The 8-1 ruling came in a challenge filed by death row inmate Timothy Lee Hurst, 37, convicted of murdering restaurant co-worker Cynthia Harrison, who was bound, gagged, and stabbed more than 60 times in 1998.
A jury recommended a death sentence for Hurst, but it was the judge who held a separate hearing and determined there were sufficient aggravating circumstances to impose the death penalty, the high court said.
"We hold this sentencing scheme unconstitutional," the ruling said. "The Sixth Amendment requires a jury, not a judge, to find each fact necessary to impose a sentence of death. A jury's recommendation is not enough."
The order sent Hurst's case to the Florida Supreme Court for further proceedings "not inconsistent with this opinion," the ruling said.
The decision could open the door to other sentencing challenges from many of Florida's 385 men and five women now on death row,
who together represent more 10% of the nation's approximate 3,000 convicts awaiting execution, according to the American Civil Liberties Union and legal experts.
Also, the ruling could lead to other legal challenges around the nation, specifically in Alabama and Delaware where death sentencing procedures also delegate some decisions to judges instead of juries, said Cassandra Stubbs, director of the ACLU Capital Punishment Project.
"This shows that the Supreme Court continues to apply close scrutiny to the death penalty. I think it's really a harbinger of the day coming when the Supreme Court is going to strike it down," Stubbs said.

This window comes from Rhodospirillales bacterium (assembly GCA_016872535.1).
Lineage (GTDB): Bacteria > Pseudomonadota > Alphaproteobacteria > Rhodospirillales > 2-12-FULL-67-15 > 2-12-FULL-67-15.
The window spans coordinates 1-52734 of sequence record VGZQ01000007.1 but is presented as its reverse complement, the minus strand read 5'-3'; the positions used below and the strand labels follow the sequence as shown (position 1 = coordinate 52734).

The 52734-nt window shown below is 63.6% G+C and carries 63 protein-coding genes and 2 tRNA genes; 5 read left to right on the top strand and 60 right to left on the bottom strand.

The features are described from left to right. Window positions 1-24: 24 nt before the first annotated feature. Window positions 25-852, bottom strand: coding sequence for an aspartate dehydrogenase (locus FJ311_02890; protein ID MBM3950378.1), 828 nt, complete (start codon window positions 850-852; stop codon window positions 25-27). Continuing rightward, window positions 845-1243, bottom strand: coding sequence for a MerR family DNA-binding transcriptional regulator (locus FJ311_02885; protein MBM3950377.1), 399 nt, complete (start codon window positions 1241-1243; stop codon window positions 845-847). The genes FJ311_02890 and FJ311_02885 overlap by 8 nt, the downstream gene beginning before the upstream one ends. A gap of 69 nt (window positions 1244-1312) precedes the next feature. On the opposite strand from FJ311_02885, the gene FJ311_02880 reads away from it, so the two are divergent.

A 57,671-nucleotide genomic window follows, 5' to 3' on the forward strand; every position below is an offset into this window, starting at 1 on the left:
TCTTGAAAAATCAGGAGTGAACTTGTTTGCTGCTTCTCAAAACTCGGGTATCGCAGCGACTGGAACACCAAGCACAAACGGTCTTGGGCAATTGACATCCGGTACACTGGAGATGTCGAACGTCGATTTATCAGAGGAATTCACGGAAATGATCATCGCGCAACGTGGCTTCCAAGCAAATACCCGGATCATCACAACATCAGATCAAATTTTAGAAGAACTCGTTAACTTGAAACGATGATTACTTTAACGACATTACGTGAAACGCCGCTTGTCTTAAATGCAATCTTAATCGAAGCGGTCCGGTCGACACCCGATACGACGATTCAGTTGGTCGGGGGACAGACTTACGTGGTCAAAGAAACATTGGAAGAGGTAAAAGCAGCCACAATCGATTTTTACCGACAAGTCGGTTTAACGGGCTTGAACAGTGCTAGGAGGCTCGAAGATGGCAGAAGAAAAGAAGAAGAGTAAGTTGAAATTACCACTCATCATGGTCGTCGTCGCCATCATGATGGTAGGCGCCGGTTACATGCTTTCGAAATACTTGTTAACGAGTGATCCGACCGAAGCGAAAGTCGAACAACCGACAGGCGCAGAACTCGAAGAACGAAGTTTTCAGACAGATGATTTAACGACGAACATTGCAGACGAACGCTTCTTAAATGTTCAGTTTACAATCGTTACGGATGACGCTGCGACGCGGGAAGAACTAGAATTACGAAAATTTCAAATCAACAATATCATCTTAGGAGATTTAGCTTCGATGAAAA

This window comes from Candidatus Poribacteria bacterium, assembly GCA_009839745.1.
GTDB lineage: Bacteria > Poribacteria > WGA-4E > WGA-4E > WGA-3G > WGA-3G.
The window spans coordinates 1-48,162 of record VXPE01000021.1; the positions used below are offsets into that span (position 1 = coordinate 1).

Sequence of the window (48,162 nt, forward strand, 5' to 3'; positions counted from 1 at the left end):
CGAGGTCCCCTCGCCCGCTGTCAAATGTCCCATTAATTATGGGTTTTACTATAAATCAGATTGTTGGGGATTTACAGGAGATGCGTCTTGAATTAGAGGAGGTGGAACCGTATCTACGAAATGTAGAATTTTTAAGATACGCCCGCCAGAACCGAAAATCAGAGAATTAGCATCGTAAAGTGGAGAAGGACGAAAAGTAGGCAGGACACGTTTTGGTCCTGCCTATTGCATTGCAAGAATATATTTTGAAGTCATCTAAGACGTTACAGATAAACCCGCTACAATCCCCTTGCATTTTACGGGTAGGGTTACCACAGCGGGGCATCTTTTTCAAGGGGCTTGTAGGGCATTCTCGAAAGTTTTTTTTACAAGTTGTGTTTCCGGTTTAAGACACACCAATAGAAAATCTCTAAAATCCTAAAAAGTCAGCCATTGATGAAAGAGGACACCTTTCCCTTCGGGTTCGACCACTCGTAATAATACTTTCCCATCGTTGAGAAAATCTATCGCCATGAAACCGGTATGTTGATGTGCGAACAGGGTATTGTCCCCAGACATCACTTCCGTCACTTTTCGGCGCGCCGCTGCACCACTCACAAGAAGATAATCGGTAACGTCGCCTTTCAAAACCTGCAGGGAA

Legal analyst Mark McBride, a criminal defense attorney in California, said the Florida Supreme Court "will order -- and quite soon -- that prisoners who had been sentenced under the current, albeit flawed, scheme will have their sentences commuted to life without the possibility of parole."
In turn, the U.S. Supreme Court "will now be occupying itself much more in earnest with states who have death penalty schemes which seem peculiar or archaic or poorly thought out," McBride said.
Justice Samuel Alito was the sole dissenter in Tuesday's ruling and disagreed that the Sixth Amendment requires juries to make specific findings authorizing a death sentence.
Alito noted how Harrison was savagely murdered, and he added her death could have taken as long as 15 minutes.
"More than 17 years have passed since Cynthia Harrison was brutally murdered. In the interest of bringing this protracted litigation to a close, I would rule on the issue of harmless error and would affirm the decision of the Florida Supreme Court," Alito wrote.